Helado Negro
Photo: Courtesy of 4AD Records via Bandcamp

Helado Negro Celebrates Life in Times of Death on the Sumptuous ‘Far In’

On Helado Negro’s Far In, Robert Carlos Lange uses electric piano, drums, and lush textures to craft boundless dreamscapes worth inhabiting.

Far In
Helado Negro
4AD
22 October 2021

Robert Carlos Lange released his first album under the Helado Negro moniker 12 years ago. Since then, he’s taken the genial, featherweight sprawl of Awe Owe and expounded on it over several albums without altering the joy and lightness at its essence. The parts may change, but his effervescent gratitude for life’s gifts remains embedded in his music.

You’d never know from listening to Far In, the seventh Helado Negro full-length and first on 4AD, that it’s about death. Few people, after all, could respond to the crushing darkness of the last year and a half with a record so boldly luminescent. That’s simply Lange’s modus operandi. Even when serious, as on Private Energy‘s commentary on 2016’s tumultuous political climate, Lange has consistently found an anxiolytic angle. In dark times, he aims to glow.

In that sense, Far In positively radiates with danceable beats and capacious arrangements decorated with lush textures. Early highlight “Gemini and Leo” introduces the new focus on rhythm through a bouncy, syncopated keyboard pattern and a lilting bass line as Lange poignantly marries the cosmic with the earthbound. His usual expressions of devotion gain a percussive sway in songs like “Purple Tones” and “There Must Be a Song Like You”, and it helps bring a sense of variety to the record’s spacier offerings. It’s also more than an aesthetic decision; in urging the body’s movement, Lange dares us to explore our outer limits, leave ourselves, and trust others. “My world only opens / When your world comes in,” he whispers on “Outside the Outside”, a gentle reminder to us as much as it is a supplication to another.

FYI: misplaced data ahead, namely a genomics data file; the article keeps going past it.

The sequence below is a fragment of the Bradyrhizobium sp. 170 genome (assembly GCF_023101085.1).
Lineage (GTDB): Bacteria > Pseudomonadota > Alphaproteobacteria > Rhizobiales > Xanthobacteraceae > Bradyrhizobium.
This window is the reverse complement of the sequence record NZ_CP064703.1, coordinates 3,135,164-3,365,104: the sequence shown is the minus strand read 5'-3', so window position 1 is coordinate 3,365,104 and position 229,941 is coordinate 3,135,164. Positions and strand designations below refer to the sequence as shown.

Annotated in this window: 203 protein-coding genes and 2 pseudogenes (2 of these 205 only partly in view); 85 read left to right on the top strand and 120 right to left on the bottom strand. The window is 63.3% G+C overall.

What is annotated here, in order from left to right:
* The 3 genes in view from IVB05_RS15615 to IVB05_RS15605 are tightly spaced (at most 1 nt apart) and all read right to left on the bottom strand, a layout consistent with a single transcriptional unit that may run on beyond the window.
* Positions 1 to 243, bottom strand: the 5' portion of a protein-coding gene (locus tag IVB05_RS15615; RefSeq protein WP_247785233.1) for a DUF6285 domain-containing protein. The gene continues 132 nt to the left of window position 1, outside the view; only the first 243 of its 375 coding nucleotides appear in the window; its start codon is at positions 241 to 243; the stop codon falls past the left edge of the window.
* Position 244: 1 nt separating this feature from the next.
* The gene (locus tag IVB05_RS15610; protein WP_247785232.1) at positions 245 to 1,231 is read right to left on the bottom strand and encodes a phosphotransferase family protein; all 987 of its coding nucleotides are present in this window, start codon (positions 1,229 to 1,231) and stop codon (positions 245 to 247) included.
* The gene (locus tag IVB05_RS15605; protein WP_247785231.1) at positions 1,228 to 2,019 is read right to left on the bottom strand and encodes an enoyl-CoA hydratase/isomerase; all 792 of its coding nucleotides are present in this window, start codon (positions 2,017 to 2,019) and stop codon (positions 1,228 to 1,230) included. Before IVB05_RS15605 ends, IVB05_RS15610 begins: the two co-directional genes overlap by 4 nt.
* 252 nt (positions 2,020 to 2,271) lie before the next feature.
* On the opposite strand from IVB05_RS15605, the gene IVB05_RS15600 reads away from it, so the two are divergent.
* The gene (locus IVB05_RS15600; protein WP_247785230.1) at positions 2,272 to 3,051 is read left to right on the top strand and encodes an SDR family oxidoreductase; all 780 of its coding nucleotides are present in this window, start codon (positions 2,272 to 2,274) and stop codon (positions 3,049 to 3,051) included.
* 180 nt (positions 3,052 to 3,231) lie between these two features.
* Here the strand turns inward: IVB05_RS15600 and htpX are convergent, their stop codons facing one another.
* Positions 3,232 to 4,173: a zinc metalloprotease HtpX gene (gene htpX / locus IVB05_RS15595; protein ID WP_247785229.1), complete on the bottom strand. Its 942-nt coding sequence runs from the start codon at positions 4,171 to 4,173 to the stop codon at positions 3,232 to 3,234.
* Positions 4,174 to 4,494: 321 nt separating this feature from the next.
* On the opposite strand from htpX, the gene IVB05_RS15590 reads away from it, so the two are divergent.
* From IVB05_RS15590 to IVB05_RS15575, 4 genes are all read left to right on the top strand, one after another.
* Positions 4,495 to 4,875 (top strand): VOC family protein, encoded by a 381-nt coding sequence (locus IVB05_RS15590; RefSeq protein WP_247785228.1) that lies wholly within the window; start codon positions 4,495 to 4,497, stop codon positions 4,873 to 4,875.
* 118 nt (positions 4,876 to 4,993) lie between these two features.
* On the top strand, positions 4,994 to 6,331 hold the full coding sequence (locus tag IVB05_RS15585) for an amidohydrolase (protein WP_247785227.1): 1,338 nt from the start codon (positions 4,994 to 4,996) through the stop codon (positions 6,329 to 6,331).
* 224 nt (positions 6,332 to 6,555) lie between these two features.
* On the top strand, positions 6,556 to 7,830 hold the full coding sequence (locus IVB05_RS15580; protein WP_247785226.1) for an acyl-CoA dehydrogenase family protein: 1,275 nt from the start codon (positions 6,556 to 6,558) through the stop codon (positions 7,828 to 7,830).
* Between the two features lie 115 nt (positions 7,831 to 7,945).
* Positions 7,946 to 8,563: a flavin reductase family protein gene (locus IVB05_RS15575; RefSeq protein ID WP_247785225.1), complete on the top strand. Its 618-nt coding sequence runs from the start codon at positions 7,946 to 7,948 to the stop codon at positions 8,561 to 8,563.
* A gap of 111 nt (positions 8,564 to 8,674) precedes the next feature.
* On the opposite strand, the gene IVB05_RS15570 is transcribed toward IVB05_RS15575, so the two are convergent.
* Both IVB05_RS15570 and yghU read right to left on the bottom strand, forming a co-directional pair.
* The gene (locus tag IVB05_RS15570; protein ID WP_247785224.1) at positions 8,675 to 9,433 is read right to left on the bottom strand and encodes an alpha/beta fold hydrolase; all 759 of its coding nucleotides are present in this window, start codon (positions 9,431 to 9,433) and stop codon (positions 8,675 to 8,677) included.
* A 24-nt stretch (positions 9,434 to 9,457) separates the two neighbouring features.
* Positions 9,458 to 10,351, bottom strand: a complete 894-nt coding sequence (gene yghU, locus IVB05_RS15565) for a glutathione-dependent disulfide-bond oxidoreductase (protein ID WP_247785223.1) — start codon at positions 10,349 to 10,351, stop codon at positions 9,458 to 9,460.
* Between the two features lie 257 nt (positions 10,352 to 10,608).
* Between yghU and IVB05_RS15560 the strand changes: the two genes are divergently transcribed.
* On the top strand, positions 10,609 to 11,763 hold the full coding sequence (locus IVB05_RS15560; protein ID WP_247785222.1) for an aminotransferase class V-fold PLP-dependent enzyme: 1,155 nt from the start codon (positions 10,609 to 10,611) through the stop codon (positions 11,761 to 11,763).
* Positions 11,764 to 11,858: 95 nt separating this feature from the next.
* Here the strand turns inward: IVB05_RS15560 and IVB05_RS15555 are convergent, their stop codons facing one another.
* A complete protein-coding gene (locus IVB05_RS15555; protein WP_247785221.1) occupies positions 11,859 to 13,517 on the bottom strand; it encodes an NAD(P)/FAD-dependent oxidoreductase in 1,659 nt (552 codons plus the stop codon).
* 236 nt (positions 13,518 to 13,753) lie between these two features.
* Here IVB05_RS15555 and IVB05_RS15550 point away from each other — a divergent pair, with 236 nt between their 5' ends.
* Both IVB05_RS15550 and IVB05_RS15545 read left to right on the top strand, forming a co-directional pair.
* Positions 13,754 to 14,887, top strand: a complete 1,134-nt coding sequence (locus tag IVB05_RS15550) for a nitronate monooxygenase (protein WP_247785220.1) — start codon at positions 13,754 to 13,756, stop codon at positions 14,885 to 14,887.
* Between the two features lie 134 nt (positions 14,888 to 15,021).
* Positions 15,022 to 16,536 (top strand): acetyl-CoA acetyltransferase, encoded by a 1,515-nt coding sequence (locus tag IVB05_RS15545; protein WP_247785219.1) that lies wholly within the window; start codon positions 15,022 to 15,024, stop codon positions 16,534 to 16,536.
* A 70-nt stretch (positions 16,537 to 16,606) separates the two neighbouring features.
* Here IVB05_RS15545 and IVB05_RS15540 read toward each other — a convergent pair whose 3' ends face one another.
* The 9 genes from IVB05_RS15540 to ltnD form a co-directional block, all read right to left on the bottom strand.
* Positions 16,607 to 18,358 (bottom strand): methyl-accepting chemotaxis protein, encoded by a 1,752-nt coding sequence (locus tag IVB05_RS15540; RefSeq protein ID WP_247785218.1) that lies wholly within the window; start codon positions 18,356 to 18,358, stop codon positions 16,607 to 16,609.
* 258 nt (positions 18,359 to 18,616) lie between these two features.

From a purely sonic perspective, Far In represents Helado Negro’s most sumptuous offering yet. The first things that hit are the drums, mixed and compressed to press themselves right against the heart. They form the backbone of the record’s soft psychedelic jams over which a Rhodes electric piano leads the charge. The presence of the Rhodes dominates, lending a critical warmth to gorgeous tapestries like “Hometown Dream” and “Aguas Frías”, beaming like sunlight across “Outside the Outside’s” gentle disco and the mellow, galloping “Purple Tones”. A rounded and edgeless bass flows underneath; curlicues of guitar envelop the ears like smoke.

Though Lange builds his songs from simple parts, it’s easy to miss how many details he stuffs into the creases without repeat listens or a proper audio setup. Part of that has to do with its runtime. At 70 minutes, the length might seem mildly enervating at first, to the point where a standout track like “La Naranja”, with its nauseous synths and propulsive bounce, feels less impactful in its album context. But this is also a record that begs us to familiarize ourselves with its blissful architecture. Once you do, you may notice the panned wooden clicks on “Purple Tones” like sped-up sōzu clicks, the birdsong hidden behind “Brown Fluorescence”, or the transition from palm-muted guitar to staccato saxophone on “Hometown Dream”. These subtle details, like mahogany molding on a doorway or iron coils on a staircase railing, enhance the dreamlike spaces Lange conjures as they invite us to inhabit them.

In 2021, you release a double album for two reasons: you want to game streaming algorithms or make a point. Here, Lange unquestionably does the latter. He lets many of these 15 tracks unfurl at their own pace, whether appending an extra chorus onto “There Must Be a Song Like You”, stretching out “Thank You For Ever” to illustrate the desert that inspires it, appending a mollifying freeform coda to “Wake Up Tomorrow” or popping another quarter into “Aureole’s” kaleidoscopic carousel. The vast majority of them extend beyond four minutes. It’s as if Lange is compensating for the amount of time he spent forced into the same space, breathing the same air and internalizing the same anxieties while the world crumbled around. In Far In, true to its name, he allows for a charitable escape within.

RATING 8 / 10
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